There’s been a thought brewing in the back of my mind for a couple years now, and after reading Give Back, It’s our Responsibility, Opportunity just a few weeks ago, I felt compelled to write about it.
I’m talking about collaboration over competition, that we’re all in it together.
More specifically it was the final sentence of the article it that really got me going.
Let’s be an example of collaboration, not just competition.
Though it was John reflecting on his time growing as an entrepreneur and the impact of something said to him, I strongly believe that it applies to anyone who operates in an educational, or helping others, space — though I daresay pharmaceutical giants would beg to differ.
So if helping others is your jam, you need to remember something: we’re all in it together.
In the last four to five years, I’ve had the pleasure of working at places like Envato’s Tuts+, SitePoint, and more recently with Site5 via Yin and YangPress, all on educationally focused content networks.
Additionally, about nine months ago I started my own site that’s for people, like me, who eat a very, very niche diet – there was a need and I wanted to help others like me.
In short; four years, 16 sites, and about the same number of topics, all with the same mission: to teach and help others.
Helping people learn and earn online. – Envato’s motto
But what’s been the one constant through all of this? Companies are not that willing to help each other, let alone themselves in some instances.
Business is Business
The simple truth is that a business must make money in order to survive. If not, there’s only so much debt one can accumulate before the banks come knocking on the door and it’s game over.
And it doesn’t matter what your model is, advertising, product marketing, whatever; if you’re doing it through content, it’s not going to be the cheapest short term option. It does mean that, to be successful, you need to keep people on your site, consuming your content.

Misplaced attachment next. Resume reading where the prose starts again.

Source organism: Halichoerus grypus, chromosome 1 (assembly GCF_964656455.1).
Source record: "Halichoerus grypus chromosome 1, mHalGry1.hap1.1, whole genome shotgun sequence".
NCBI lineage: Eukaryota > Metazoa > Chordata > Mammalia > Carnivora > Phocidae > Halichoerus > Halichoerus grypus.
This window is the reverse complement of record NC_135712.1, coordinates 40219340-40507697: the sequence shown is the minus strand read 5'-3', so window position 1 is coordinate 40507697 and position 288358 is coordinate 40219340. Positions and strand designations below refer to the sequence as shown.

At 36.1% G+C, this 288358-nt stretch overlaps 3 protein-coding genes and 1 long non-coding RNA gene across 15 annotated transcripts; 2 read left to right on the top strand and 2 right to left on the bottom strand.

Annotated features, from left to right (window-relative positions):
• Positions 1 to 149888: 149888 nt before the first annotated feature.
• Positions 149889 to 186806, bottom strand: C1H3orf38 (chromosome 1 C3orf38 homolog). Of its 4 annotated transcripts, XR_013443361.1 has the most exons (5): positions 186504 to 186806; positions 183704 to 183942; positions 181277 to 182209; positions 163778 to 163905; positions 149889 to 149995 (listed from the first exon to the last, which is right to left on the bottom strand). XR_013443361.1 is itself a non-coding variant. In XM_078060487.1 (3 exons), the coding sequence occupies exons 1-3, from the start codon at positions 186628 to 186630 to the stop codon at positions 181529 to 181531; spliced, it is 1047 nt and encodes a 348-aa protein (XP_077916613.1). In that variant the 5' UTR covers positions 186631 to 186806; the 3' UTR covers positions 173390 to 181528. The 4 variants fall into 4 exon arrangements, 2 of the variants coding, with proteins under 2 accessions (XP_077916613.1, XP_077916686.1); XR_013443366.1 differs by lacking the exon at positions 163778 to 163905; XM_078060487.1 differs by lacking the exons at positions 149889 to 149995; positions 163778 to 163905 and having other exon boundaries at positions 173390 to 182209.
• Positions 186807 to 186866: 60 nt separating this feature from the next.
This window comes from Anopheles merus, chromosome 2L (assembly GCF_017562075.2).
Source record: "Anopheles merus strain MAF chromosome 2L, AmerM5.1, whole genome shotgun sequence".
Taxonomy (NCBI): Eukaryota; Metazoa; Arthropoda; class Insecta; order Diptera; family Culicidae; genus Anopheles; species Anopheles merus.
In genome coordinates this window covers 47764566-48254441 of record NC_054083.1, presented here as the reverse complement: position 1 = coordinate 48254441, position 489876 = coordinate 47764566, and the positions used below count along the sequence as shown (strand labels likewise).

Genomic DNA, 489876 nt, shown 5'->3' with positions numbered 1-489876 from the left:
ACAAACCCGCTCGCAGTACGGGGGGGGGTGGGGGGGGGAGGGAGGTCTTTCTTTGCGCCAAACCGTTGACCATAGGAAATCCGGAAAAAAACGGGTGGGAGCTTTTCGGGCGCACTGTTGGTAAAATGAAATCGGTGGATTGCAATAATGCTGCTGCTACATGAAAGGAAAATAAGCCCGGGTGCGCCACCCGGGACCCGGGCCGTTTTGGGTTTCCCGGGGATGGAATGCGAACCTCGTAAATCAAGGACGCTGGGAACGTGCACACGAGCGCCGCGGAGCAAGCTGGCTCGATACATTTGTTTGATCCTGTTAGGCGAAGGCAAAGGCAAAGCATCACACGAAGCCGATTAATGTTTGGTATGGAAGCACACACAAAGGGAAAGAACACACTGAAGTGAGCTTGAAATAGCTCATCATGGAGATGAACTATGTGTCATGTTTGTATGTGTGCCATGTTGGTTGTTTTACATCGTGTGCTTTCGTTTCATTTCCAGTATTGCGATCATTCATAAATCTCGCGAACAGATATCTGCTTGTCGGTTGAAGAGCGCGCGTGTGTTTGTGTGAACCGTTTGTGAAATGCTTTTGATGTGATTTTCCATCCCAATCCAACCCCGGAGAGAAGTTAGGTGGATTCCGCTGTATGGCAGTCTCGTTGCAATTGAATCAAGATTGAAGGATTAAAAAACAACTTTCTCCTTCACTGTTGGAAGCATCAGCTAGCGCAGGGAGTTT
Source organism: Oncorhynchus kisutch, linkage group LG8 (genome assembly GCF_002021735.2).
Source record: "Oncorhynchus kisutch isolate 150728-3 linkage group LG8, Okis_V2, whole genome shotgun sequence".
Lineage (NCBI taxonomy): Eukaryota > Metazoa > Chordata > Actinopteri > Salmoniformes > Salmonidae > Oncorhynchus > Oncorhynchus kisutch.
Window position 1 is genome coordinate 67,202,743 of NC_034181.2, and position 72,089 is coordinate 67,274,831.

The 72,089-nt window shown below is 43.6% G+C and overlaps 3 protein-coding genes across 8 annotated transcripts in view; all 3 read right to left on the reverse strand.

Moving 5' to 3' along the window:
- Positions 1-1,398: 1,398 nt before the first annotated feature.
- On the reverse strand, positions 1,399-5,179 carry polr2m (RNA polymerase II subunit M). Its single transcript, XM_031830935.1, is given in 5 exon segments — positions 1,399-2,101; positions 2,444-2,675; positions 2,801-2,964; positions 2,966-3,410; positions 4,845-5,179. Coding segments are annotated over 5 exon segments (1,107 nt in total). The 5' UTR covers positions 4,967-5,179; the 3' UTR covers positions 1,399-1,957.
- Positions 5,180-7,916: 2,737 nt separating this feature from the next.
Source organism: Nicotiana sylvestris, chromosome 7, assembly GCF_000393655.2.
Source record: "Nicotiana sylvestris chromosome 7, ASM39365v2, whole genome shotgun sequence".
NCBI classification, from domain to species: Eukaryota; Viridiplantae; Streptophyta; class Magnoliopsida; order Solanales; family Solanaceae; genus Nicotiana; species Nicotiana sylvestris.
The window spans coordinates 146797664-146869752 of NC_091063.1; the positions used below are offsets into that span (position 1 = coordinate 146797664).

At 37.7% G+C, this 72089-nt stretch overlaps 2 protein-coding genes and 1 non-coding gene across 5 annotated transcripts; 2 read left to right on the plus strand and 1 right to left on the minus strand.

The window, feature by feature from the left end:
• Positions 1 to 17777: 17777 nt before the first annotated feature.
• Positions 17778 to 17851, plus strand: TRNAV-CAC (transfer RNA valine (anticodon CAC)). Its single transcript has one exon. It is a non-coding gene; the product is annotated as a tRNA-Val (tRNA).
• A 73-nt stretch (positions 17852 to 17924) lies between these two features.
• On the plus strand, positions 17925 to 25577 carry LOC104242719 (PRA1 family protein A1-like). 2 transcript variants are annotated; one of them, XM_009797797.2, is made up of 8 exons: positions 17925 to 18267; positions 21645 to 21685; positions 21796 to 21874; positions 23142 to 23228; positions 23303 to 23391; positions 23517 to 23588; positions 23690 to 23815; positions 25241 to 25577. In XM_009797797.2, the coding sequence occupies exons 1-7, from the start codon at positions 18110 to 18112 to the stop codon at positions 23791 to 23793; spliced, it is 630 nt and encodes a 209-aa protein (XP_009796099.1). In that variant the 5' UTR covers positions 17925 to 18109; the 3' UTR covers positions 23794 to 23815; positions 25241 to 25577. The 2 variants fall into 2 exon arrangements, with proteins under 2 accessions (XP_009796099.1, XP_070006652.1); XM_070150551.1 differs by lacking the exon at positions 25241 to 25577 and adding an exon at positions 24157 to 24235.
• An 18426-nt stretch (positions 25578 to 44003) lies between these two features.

Considering this, what it most often means is that sites are restricted, prohibited, or stupidly reluctant from mentioning or linking out to other sites and resources.
It’s extremely unlikely that your operation can be the single to go to place for someone to learn, especially as people learn in different ways – just ask yourself, did you learn WordPress development from one site, book, or course? I doubt it.
The net result is that many operations wind up being completely insular. Profit is all that matters, not providing the best service to their audience, and therefore, potential customers. Think about it, how many companies do you go back to even if they don’t provide the best service? Aside from telecommunication giants that is.
I feel it ultimately comes down to the values and motives of the person calling the shots.
Where Does that Leave Us?
If you’re still reading then you probably think I’m crazy, and I probably am, but if you haven’t had quite so much exposure it’s hard to miss. This leaves us in an awkward place, where everyone is trying to get their slice of the pie an someone else’s, and one for the road.
Thing is, the WordPress pie is pretty damn big, there’s no need for greed.
Many operations want to be the be all and end all within their space, and frankly, I don’t believe this is possible.
What Can Be Done About It?
I wish I had a more solid answer, but it ultimately varies situation to situation. Don’t be afraid to link, tweet, or recommend your ‘competitors’ as, if it helps your users achieve their goals, then you’ve fulfilled their needs, you have served them as they need, and they’ll remember you for it.
Just remember, we’re all in it together, and we need to help each other. In short,
Today you, tomorrow me.
Take care my friends!
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